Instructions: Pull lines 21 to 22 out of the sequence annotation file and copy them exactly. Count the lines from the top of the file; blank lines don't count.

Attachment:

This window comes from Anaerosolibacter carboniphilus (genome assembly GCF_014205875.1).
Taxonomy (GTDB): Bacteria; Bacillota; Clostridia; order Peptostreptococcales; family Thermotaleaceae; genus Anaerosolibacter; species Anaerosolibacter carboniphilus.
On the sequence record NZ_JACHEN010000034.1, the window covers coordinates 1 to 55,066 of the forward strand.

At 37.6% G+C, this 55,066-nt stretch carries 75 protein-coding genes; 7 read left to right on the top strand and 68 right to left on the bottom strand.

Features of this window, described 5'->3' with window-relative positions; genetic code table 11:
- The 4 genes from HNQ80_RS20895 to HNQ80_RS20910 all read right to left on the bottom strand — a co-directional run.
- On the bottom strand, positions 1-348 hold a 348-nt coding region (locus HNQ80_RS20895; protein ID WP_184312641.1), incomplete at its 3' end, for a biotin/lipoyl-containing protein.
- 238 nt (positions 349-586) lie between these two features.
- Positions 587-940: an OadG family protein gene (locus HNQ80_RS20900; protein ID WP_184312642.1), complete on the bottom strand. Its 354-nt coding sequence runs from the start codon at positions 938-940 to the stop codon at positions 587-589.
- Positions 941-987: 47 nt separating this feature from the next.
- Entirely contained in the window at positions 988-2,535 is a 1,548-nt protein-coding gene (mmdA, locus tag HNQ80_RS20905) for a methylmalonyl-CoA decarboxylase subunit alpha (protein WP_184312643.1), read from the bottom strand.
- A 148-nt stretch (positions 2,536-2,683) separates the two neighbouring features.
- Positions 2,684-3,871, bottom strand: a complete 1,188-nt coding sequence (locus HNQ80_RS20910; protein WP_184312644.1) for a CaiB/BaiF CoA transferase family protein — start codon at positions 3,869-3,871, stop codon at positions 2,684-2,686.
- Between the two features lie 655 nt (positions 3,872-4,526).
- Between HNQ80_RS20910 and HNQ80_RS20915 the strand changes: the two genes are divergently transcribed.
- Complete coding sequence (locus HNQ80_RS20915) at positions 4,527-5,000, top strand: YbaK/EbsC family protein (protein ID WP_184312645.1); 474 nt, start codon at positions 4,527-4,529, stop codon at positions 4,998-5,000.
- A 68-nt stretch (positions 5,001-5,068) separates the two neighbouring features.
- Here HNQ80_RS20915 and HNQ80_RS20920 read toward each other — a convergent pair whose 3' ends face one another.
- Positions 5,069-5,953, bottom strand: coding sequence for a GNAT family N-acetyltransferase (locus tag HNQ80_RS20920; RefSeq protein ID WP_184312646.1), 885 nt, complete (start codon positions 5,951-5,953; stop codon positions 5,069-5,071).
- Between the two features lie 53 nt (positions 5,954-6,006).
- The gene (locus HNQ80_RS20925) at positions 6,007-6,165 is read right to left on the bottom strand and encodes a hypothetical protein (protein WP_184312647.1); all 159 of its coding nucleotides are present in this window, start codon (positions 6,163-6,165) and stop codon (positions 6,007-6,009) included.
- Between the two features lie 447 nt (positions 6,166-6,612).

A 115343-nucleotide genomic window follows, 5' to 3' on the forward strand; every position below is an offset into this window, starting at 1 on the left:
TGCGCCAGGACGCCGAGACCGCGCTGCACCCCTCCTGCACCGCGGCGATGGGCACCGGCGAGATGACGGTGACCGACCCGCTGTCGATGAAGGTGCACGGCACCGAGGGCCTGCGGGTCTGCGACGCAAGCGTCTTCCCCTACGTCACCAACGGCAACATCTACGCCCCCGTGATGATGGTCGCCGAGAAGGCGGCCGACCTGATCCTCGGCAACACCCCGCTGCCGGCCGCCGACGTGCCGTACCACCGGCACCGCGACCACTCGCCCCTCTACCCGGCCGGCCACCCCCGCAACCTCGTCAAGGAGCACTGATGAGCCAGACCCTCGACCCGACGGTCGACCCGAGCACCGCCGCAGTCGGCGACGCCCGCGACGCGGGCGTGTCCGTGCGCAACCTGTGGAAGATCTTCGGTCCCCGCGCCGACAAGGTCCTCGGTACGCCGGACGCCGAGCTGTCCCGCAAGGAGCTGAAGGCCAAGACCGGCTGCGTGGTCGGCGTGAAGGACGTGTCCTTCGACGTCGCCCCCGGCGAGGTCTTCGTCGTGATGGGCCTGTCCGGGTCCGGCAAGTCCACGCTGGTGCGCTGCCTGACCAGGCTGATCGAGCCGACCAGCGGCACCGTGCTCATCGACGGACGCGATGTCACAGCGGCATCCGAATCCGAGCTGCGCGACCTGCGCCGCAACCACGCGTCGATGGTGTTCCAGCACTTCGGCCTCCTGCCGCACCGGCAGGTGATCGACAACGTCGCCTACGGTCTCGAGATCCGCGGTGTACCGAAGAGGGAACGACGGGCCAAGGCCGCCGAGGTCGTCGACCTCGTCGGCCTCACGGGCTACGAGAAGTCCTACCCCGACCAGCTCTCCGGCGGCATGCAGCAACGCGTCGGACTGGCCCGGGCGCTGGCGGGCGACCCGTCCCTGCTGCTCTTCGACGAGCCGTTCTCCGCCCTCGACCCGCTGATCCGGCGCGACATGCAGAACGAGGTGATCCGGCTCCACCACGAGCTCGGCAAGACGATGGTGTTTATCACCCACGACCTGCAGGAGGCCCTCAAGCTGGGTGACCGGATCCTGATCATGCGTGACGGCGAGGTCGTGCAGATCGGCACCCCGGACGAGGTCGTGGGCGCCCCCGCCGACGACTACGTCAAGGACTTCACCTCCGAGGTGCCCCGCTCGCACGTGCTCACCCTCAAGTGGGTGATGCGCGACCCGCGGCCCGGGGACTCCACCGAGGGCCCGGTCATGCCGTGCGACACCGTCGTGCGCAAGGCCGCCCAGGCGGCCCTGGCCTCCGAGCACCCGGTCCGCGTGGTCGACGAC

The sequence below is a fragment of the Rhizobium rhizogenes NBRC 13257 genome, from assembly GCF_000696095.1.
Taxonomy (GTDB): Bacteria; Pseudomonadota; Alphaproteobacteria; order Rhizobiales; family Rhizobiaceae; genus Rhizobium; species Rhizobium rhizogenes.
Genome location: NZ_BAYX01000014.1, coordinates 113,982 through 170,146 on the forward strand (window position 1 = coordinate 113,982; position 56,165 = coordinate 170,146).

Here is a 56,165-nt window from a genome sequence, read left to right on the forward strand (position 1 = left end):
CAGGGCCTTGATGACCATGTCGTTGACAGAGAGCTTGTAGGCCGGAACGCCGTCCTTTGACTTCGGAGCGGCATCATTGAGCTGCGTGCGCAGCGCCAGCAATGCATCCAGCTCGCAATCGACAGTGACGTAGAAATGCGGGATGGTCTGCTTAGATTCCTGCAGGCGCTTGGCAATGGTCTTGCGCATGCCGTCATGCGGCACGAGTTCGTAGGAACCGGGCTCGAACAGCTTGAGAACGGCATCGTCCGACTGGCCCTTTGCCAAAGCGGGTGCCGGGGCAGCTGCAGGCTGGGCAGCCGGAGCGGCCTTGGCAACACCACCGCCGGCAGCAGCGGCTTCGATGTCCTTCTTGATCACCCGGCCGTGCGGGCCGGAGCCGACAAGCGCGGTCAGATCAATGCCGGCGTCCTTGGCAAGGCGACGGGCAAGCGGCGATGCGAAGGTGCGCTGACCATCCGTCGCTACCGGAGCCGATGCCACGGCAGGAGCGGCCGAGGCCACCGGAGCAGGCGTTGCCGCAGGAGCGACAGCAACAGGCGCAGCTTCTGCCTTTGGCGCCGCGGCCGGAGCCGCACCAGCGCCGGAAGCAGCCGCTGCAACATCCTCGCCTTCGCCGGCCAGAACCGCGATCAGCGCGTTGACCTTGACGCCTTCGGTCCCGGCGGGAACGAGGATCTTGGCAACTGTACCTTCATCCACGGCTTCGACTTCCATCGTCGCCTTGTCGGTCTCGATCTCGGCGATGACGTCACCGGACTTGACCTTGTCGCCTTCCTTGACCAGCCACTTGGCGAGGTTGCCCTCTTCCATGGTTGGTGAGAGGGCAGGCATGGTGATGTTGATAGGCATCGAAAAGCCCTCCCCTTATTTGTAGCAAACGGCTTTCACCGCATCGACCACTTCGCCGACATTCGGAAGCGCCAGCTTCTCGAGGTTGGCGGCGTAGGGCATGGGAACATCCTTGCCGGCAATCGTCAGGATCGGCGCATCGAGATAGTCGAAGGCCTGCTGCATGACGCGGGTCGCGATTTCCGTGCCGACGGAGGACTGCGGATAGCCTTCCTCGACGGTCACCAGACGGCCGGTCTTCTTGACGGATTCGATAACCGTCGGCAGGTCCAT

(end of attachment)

- The gene (locus HNQ80_RS20925) at positions 6,007-6,165 is read right to left on the bottom strand and encodes a hypothetical protein (protein WP_184312647.1); all 159 of its coding nucleotides are present in this window, start codon (positions 6,163-6,165) and stop codon (positions 6,007-6,009) included.
- Between the two features lie 447 nt (positions 6,166-6,612).